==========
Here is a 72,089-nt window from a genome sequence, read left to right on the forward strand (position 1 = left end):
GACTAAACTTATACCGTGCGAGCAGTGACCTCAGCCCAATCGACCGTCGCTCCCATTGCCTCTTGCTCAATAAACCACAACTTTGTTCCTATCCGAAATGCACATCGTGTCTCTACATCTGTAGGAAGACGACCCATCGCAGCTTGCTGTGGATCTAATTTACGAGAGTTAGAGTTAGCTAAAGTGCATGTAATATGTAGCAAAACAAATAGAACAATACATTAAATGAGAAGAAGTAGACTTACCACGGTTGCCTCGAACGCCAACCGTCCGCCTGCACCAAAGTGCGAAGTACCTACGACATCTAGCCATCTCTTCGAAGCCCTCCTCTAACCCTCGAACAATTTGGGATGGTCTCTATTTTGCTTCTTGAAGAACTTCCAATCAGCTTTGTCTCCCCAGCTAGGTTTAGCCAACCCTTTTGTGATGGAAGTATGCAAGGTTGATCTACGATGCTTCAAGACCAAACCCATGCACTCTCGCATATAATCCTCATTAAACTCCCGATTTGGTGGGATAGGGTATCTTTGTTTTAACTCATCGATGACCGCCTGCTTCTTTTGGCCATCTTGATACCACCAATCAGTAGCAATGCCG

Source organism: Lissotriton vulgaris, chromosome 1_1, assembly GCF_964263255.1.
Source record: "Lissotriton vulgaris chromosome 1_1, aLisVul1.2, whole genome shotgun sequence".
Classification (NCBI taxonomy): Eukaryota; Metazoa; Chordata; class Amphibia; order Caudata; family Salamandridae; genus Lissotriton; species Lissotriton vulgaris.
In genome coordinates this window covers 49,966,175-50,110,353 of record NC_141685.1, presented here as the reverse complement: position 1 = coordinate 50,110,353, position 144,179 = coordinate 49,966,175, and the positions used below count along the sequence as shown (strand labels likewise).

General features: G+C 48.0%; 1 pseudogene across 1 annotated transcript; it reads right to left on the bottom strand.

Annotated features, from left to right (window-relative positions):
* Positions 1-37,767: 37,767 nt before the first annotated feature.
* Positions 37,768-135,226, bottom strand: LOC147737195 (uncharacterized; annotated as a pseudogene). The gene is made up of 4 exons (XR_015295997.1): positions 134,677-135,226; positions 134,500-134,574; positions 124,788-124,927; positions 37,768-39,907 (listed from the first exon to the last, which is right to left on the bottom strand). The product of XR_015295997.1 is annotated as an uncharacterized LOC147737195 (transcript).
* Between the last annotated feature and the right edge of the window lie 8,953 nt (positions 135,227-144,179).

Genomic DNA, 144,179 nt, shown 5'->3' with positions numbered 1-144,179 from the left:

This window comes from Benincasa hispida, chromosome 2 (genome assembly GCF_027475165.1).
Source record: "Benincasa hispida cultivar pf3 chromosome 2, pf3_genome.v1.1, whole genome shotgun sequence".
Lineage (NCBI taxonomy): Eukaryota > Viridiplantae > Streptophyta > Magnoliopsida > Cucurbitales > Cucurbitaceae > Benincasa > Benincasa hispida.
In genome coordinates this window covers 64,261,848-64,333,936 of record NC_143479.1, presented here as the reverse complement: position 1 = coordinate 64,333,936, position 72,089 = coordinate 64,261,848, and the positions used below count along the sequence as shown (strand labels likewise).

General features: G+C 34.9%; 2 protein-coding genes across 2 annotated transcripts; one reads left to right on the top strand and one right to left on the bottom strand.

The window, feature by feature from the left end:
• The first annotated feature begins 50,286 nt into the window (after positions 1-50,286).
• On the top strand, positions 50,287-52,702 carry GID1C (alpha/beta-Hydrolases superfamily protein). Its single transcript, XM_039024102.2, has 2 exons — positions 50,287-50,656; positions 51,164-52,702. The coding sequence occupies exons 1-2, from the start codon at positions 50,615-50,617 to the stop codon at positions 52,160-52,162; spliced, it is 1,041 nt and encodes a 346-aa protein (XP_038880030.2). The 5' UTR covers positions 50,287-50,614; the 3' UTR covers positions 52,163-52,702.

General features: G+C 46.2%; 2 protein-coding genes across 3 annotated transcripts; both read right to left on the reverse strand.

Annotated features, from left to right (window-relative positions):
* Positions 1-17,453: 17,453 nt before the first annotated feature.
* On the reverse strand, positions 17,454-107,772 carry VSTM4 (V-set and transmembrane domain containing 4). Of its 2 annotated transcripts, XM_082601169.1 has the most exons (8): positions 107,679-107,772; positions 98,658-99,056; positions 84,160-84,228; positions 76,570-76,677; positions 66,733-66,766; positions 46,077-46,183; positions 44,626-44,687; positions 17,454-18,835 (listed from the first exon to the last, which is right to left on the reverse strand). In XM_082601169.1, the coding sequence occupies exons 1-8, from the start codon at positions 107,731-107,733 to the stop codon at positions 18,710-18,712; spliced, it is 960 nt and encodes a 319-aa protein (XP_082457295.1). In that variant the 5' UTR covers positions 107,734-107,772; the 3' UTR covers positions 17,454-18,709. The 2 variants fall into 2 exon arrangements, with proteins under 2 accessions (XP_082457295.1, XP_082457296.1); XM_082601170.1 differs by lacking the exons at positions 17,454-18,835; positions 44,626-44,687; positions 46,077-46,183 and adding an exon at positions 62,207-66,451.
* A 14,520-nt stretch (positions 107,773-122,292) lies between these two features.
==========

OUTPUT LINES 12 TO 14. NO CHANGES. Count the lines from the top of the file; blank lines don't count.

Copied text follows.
Genomic DNA, 144,179 nt, shown 5'->3' with positions numbered 1-144,179 from the left:

This window comes from Benincasa hispida, chromosome 2 (genome assembly GCF_027475165.1).
Source record: "Benincasa hispida cultivar pf3 chromosome 2, pf3_genome.v1.1, whole genome shotgun sequence".